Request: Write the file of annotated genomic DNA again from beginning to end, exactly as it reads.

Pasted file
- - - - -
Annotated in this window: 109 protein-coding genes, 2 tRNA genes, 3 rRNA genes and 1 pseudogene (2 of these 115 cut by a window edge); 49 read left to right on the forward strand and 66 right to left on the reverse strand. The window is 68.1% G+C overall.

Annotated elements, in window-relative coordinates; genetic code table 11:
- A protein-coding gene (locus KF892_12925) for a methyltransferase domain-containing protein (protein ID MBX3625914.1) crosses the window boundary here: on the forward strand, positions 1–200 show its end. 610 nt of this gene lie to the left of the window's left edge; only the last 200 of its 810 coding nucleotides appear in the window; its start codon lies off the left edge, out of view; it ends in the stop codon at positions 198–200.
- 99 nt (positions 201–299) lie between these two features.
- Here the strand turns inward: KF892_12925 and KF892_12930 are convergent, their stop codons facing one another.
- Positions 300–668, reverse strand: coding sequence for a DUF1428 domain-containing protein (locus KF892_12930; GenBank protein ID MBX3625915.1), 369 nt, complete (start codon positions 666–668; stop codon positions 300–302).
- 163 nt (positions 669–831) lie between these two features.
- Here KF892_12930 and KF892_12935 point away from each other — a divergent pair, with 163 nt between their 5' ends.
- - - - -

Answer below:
Annotated in this window: 109 protein-coding genes, 2 tRNA genes, 3 rRNA genes and 1 pseudogene (2 of these 115 cut by a window edge); 49 read left to right on the forward strand and 66 right to left on the reverse strand. The window is 68.1% G+C overall.

Annotated elements, in window-relative coordinates; genetic code table 11:
- A protein-coding gene (locus KF892_12925) for a methyltransferase domain-containing protein (protein ID MBX3625914.1) crosses the window boundary here: on the forward strand, positions 1–200 show its end. 610 nt of this gene lie to the left of the window's left edge; only the last 200 of its 810 coding nucleotides appear in the window; its start codon lies off the left edge, out of view; it ends in the stop codon at positions 198–200.
- 99 nt (positions 201–299) lie between these two features.
- Here the strand turns inward: KF892_12925 and KF892_12930 are convergent, their stop codons facing one another.
- Positions 300–668, reverse strand: coding sequence for a DUF1428 domain-containing protein (locus KF892_12930; GenBank protein ID MBX3625915.1), 369 nt, complete (start codon positions 666–668; stop codon positions 300–302).
- 163 nt (positions 669–831) lie between these two features.
- Here KF892_12930 and KF892_12935 point away from each other — a divergent pair, with 163 nt between their 5' ends.